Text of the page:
by Antoinette Martin
for Montclair Local
Everything was clicking at Montclair Center Stage on Church Street. Tim Gysin, a 22-year-old singer with a repertoire of 300 pop/rock tunes and killer keyboard technique, was captivating the early-evening crowd at the cafes, and those perched on the curbs, benches and lawn chairs. The next act was readying for their set on the elevated stage at the plaza on the corner in front of Simit House Bakery.
And Joann Smalls was seated in her director’s chair, content with her work in bringing the whole production together successfully on another Saturday night. She took a first bite of salad, when suddenly…
“Is that rain?” Smalls, music producer for the Montclair Center business district, leapt from her seat as a heavy sheet of huge raindrops descended from the sky onto the scene. Smalls, her musicians and minions all scurried to grab equipment, posters, and the musicians’ money basket and get them under a tiny canopy set up on the street.
When the rain let up about five minutes later, all was copacetic — except that the power for the sound system shorted out. Smalls hustled into Le Petit Parisien, got the owner on the phone, and secured permission to plug in extension cords and prop open the door so patrons wouldn’t trip on them.
“Well!” Smalls said with a grin and just a trace of a furrowed brow, “This is the entertainment world. This is my life.”
Smalls, a former production manager for the Wellmont Theater, and a former co-owner of the Old Mogul Theatre that closed last year on Bloomfield Avenue, was clear even amidst the downpour: She loves what she does, no matter what.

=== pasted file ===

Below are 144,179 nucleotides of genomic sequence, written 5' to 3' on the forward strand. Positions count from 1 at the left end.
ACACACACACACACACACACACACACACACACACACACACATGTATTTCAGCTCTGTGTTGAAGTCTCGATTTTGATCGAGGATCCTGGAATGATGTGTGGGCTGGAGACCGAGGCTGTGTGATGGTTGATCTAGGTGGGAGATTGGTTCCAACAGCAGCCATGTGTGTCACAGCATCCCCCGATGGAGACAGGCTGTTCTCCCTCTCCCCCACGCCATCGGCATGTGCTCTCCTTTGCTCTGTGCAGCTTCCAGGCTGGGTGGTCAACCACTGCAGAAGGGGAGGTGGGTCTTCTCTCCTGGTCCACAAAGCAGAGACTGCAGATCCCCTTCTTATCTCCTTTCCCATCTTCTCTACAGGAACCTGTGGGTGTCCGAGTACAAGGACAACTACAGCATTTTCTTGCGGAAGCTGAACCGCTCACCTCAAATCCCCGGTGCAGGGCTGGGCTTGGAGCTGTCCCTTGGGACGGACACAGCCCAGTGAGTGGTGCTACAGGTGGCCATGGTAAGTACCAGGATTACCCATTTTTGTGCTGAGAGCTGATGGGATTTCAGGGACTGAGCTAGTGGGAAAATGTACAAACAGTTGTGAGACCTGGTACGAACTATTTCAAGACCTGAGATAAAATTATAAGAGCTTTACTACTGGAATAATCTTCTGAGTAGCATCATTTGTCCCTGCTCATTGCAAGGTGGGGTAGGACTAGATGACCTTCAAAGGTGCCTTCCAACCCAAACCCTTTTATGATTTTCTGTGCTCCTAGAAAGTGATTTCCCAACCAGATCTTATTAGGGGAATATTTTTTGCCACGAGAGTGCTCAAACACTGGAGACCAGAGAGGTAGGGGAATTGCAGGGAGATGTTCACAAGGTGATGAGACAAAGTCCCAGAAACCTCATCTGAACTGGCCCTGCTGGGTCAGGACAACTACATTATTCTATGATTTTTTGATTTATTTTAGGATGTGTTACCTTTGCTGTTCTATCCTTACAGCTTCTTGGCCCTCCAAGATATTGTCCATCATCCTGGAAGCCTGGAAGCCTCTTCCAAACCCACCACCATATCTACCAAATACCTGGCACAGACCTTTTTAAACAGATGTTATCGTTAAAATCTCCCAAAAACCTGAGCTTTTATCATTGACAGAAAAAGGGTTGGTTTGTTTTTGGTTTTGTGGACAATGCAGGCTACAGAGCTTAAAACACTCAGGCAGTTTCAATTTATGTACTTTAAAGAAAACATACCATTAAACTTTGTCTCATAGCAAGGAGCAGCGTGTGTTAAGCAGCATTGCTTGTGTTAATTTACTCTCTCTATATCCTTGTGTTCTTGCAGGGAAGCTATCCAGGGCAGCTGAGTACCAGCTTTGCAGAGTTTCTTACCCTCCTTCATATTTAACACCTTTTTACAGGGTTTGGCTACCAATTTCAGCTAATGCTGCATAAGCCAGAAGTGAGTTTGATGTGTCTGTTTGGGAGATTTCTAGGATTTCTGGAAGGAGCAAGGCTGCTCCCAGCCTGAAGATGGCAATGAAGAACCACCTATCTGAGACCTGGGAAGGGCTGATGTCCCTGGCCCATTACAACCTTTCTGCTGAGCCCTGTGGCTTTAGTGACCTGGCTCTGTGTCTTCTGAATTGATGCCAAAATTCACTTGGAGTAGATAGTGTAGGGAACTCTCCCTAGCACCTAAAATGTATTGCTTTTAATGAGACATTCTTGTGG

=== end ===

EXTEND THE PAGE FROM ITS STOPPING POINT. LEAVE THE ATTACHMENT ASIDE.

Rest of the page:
When the Wellmont changed hands after she had worked there for eight years and she lost her position, Smalls turned a beat-up building into the Old Mogul Theatre, a venue that regularly had concert-goers lining up down the sidewalk until a property dispute with her co-owner put an end to that. She ran an Open Mic in Montclair series for a couple of years. Right now, she is lining up acts to perform at the Crane Park Market, opening Sunday, July 16, at the corner of Glenridge and Greenwood avenues. She has a wildly diverse lineup in place for the Montclair Center Stage, which is held on Church Street from 5:30 to 10:30 p.m. on Saturdays through mid-September. Jazz, folk, indie, and on Saturday, Aug. 19, the Watchung Mountain Riders, who Smalls has categorized “hippie/love.”
See the Center Stage schedule at montclaircenter.com.
Smalls’ “discovery,” 11-year-old Ava Otterbein — the young singer who stopped Justin Bieber in his tracks this spring as she performed on a Church Street corner — will appear Aug. 19, too. Otterbein’s mom first approached Smalls at a Church Street concert, and a somewhat skeptical Smalls agreed to give her an audition, surprising the then-9-year-old by asking her perform on the spot, on the sidewalk.
“She was exceptional,” said Smalls, who saw her own first rock concert age at 15, the Ramones, in New York City. Smalls put her up on Center Stage, starting in 2015 — and Otterbein was singing in front of Blue Mercury for a downtown sidewalk sale in May when visiting pop star Bieber spotted her and had his driver pull over.
As seen in a video that has gone semi-viral in these parts, Bieber listens, his arms around a couple of the watching girls, dancing to the beat. He cheers Otterbein on, grabs the microphone for a few seconds to speak to the crowd on the sidewalk, high-fives Otterbein and Smalls, and takes off again.
Smalls was unfazed. “I am always seeing celebrities on the street,” she said. “When I was 15, the week after I saw the Ramones in concert, I saw Joey Ramone just walking by me in New York. I stopped and told him about seeing him a few days before, and I gave him a silver felt-tip to sign my leather jacket. I wore that jacket for years, but then somebody stole it one night from my chair at a club.”
Smalls shrugged as it were just another freak thundershower on a sunny July day. “Things happen,” she said. “It’s OK, because I’m still having fun.”